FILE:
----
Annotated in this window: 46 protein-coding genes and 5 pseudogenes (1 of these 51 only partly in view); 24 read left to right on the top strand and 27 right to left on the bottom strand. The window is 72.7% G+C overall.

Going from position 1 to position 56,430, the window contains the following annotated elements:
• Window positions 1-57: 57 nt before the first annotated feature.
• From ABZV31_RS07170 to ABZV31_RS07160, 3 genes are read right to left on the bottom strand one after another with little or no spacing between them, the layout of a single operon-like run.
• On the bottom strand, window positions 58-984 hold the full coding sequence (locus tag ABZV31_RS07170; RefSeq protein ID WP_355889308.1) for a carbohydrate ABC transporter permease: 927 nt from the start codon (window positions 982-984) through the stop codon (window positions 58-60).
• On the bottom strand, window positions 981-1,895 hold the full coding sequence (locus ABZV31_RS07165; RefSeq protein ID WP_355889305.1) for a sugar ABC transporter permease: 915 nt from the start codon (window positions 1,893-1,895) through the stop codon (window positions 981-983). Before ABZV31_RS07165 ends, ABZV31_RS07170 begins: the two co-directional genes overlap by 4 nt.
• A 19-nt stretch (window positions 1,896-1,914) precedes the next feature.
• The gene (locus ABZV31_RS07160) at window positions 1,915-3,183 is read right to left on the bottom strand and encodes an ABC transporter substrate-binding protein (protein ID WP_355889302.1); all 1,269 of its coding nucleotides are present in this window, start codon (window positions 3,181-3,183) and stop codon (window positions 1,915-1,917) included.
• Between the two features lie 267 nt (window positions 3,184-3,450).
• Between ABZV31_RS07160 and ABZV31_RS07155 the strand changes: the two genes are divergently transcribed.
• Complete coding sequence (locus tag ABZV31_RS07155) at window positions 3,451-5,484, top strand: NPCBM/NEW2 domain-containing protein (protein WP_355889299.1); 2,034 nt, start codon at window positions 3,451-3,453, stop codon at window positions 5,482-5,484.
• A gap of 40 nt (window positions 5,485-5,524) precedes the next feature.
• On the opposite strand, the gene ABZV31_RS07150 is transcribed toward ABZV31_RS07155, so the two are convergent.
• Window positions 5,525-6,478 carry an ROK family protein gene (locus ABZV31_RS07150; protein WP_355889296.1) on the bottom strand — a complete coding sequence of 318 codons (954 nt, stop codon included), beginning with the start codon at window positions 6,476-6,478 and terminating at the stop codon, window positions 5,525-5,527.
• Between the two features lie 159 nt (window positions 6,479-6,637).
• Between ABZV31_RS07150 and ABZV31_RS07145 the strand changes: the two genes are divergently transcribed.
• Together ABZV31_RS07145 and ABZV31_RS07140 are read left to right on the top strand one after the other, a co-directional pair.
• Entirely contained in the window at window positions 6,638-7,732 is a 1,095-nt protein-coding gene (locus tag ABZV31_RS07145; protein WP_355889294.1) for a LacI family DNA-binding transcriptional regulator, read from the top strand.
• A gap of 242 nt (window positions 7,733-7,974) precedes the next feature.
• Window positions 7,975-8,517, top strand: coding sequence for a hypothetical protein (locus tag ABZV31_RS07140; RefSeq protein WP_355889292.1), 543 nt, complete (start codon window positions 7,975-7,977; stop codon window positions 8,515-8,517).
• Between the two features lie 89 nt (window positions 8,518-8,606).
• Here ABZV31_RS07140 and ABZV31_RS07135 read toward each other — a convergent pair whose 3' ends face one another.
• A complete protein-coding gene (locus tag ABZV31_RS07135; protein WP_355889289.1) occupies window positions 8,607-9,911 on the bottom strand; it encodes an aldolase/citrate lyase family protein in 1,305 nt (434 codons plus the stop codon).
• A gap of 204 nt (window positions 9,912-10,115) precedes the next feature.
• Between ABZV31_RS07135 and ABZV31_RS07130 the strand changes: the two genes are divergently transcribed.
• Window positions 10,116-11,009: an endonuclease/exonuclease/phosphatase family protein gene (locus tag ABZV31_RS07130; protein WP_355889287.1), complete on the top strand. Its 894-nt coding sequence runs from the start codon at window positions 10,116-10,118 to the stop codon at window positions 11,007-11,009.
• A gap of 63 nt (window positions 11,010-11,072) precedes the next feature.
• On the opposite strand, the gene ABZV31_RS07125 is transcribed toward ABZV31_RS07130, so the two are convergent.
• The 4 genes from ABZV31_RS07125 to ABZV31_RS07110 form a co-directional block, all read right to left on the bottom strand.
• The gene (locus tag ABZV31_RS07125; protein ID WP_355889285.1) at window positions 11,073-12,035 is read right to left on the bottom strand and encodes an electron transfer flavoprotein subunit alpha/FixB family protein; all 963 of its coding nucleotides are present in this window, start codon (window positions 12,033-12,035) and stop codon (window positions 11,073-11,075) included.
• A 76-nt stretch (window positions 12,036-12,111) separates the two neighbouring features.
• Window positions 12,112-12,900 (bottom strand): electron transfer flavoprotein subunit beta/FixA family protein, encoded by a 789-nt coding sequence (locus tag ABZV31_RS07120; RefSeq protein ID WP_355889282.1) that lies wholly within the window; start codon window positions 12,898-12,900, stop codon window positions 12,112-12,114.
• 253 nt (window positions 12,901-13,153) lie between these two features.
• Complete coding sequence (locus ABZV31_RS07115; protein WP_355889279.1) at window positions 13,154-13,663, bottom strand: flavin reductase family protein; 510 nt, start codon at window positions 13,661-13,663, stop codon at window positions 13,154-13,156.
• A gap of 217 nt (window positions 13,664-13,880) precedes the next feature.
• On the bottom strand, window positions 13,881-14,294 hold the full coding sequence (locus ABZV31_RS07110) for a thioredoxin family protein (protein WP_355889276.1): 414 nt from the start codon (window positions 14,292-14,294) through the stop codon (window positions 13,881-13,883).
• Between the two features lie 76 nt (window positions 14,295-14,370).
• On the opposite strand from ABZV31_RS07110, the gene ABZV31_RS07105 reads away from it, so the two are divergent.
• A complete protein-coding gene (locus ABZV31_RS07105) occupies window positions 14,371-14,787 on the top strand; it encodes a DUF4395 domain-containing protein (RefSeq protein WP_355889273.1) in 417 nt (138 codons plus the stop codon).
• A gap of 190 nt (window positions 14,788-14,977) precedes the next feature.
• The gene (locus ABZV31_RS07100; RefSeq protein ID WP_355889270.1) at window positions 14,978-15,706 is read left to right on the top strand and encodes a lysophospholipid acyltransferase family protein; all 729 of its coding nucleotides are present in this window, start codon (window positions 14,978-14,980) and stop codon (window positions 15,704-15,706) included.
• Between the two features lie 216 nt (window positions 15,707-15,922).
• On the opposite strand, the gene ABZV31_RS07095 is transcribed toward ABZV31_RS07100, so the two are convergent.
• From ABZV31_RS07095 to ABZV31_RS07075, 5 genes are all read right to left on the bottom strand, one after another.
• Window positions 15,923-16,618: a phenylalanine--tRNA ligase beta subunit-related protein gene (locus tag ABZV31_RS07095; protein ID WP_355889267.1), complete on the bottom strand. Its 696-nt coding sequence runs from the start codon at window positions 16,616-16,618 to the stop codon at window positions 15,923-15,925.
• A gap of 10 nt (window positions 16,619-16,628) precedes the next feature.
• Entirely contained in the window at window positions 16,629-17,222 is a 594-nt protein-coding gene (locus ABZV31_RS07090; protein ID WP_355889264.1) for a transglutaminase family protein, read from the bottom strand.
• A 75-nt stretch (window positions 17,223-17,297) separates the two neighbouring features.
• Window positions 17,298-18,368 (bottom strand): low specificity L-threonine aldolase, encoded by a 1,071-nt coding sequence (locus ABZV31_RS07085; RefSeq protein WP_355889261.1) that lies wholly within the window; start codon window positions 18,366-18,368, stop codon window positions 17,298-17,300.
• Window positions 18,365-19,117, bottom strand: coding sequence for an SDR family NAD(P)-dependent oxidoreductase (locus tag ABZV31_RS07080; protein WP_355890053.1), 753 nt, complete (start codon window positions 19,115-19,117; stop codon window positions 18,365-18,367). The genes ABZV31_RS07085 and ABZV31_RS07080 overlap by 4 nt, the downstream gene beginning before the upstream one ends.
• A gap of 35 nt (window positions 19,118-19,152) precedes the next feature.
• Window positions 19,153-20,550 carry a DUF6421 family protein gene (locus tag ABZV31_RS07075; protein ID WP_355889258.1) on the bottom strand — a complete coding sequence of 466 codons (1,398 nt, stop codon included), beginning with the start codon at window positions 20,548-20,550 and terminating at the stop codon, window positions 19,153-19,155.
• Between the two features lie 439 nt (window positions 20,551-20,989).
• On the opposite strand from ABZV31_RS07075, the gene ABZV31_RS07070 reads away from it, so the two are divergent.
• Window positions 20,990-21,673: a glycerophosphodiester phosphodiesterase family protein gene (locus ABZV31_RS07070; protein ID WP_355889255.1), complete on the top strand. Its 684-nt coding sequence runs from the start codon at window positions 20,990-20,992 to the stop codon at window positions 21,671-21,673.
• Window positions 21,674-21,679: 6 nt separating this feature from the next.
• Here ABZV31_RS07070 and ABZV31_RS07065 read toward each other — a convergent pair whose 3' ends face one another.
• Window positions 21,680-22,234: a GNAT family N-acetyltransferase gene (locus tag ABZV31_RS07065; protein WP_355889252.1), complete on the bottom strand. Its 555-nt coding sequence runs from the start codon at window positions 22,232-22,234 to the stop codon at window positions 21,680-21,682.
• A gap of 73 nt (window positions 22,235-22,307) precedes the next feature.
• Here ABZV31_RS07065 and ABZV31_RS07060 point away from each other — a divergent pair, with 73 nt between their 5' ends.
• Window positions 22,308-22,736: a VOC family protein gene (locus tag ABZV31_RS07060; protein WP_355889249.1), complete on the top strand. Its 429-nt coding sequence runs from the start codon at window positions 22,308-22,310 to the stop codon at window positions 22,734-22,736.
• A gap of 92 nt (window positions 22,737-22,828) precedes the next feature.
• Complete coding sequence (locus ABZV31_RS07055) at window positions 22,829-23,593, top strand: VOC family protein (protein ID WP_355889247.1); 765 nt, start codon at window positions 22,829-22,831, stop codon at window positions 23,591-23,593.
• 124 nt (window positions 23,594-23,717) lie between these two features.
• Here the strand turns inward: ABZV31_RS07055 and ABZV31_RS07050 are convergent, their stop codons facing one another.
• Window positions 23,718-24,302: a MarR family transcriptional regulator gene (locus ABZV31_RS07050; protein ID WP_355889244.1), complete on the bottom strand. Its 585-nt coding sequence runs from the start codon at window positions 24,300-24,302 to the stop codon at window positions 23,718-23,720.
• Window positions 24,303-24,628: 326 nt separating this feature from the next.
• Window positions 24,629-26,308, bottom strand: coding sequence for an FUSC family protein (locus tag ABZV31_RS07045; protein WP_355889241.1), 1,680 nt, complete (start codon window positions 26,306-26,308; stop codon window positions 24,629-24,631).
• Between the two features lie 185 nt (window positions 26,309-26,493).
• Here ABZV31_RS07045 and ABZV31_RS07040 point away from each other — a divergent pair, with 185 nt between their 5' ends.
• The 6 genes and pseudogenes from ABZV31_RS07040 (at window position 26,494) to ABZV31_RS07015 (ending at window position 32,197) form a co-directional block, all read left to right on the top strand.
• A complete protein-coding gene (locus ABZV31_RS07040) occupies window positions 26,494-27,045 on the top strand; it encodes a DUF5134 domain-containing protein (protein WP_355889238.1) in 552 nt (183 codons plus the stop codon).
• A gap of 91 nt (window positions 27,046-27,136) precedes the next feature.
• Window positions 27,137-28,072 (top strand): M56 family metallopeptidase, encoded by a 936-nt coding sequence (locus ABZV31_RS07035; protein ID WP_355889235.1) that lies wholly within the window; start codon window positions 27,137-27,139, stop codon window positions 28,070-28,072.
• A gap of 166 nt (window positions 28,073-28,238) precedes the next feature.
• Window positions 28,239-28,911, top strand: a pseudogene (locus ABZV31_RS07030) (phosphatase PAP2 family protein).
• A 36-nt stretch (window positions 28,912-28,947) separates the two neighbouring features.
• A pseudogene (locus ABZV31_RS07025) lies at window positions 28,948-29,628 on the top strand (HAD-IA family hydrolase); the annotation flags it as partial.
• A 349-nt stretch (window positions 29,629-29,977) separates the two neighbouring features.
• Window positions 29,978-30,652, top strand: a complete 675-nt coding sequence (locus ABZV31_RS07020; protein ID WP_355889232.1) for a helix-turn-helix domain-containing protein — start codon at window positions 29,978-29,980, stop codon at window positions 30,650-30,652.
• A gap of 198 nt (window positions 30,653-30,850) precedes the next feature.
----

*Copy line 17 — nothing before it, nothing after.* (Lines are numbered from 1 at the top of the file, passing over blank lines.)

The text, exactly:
• Together ABZV31_RS07145 and ABZV31_RS07140 are read left to right on the top strand one after the other, a co-directional pair.